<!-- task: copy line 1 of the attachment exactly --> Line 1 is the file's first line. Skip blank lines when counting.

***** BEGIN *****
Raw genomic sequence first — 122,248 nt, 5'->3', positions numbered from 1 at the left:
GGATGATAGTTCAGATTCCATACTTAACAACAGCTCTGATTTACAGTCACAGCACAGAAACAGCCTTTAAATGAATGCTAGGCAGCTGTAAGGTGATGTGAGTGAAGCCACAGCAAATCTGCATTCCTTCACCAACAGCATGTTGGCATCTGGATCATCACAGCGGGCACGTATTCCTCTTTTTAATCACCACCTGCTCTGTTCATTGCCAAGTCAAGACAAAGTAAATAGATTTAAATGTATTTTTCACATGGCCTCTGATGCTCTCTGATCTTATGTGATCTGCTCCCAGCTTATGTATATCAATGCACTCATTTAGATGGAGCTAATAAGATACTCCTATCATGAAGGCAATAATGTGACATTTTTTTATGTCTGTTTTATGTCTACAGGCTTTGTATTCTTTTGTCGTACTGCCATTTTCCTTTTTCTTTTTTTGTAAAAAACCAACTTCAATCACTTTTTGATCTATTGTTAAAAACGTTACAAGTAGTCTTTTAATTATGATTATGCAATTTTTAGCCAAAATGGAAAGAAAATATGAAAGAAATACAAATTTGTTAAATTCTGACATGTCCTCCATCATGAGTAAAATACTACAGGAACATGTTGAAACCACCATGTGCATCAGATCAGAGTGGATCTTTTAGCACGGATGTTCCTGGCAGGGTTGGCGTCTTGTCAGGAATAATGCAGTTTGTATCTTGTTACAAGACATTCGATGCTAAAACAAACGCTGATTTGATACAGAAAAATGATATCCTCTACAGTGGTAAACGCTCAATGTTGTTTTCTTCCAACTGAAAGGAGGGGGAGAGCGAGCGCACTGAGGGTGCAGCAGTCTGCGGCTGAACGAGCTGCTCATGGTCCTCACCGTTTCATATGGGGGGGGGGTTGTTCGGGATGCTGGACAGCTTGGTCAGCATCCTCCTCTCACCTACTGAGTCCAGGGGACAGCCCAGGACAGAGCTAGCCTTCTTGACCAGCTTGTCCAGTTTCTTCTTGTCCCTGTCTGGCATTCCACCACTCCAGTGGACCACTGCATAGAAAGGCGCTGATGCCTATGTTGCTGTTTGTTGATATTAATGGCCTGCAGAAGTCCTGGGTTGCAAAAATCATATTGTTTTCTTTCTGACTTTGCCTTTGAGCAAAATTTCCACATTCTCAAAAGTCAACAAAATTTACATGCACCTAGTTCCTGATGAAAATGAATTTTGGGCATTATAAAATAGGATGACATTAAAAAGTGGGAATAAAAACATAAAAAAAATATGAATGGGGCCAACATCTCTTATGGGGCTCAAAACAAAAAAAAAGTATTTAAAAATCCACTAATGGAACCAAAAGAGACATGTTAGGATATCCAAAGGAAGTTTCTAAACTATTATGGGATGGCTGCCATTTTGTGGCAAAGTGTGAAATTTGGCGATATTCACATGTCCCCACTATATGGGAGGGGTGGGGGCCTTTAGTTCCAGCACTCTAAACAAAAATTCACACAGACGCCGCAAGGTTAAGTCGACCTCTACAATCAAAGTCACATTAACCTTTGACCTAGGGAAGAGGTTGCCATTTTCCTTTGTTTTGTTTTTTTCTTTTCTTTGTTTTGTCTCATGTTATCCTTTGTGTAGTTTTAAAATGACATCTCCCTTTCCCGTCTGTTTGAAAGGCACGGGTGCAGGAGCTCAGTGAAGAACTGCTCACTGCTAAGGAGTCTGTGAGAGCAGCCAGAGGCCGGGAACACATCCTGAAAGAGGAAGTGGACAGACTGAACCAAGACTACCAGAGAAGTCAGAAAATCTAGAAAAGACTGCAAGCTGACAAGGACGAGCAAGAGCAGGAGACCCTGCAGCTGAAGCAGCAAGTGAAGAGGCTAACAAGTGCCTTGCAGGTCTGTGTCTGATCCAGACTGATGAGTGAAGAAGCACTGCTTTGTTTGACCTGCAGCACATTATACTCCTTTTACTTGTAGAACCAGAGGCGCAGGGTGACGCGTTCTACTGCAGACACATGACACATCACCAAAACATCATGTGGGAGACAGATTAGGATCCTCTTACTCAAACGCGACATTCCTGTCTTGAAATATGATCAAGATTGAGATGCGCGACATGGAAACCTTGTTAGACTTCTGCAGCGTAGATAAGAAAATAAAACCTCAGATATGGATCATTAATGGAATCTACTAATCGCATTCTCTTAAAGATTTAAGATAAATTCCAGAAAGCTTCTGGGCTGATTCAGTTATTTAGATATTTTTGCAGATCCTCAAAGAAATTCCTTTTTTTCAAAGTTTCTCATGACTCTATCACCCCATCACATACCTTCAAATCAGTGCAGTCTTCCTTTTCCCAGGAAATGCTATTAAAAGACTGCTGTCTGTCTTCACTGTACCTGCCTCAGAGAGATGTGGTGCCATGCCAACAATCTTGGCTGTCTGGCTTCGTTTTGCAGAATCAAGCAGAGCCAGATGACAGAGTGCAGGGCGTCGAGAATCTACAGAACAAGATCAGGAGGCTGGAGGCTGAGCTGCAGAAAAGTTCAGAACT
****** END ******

Raw genomic sequence first — 122,248 nt, 5'->3', positions numbered from 1 at the left: